The focus is no longer on punishment. A search for committed effective criminal justice practice is often hindered by an unwarranted certainty about what works regarding reformation of youth criminals. The best way to view the entire juvenile justice system is as a work in progress rather than something that is written on rock. Nothing is certain at this point on what works or not and it is very necessary to keep an open mind on new theories and one of these is a child rights-based framework (Cotter, 2006: 108)
The Children Act of 1908 established juvenile courts to try young offenders. It tried to stamp out infanticide by the introduction of foster parenthood in the country. This led to the establishment of orphanages for unwanted children and to keep them out of the workplace in which they could be mistreated by the new capitalist system. A law called Children and Young Persons Act of 1933 was more encompassing as it prohibited sale of liquor and cigarettes to persons under 16 years of age, letting them in the prostitution business, use them for begging in the streets or inflicting cruelty to them. Before this law, criminals below 18 years of age can be executed for serious crimes but it raised the criminal responsibility of a child from only 7 to 8 years of age. The Children Act of 1948 established childrens committees and authorities are mandated to receive vulnerable kids into their care (Batty, 2005: 1).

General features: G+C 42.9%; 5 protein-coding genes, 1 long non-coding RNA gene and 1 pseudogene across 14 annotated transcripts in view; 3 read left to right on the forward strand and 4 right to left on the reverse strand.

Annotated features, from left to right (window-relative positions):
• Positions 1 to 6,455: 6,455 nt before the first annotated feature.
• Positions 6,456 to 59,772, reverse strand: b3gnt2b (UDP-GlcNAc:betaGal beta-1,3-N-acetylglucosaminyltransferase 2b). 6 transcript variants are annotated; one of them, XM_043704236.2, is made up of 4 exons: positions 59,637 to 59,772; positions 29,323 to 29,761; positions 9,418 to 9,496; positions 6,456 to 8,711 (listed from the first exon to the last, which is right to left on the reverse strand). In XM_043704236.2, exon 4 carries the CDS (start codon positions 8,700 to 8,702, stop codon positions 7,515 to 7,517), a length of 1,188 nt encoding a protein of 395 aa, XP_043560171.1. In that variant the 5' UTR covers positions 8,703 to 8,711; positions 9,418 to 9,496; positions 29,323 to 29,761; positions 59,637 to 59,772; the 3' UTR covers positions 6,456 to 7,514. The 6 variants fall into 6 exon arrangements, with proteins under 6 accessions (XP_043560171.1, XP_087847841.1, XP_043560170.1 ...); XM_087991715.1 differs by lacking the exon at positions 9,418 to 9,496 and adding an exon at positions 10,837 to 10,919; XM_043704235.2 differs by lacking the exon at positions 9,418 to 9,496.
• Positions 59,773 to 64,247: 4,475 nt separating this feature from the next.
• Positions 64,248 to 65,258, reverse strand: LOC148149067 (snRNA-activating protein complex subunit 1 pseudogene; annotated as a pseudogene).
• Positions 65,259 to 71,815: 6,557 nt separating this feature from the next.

November 20, 1959 saw the adoption of the UN Declaration of the Rights of the Child and made this a universal celebration each year on this date. It expanded the original version from only 5 principles to a present 10. This was followed by the Children and Young Persons Act of 1969 that introduced more compulsory measures for the State to intervene in behalf of a child and to take over parental rights if necessary. It introduced a revolutionary concept of care and control through the use of care orders for criminal kids.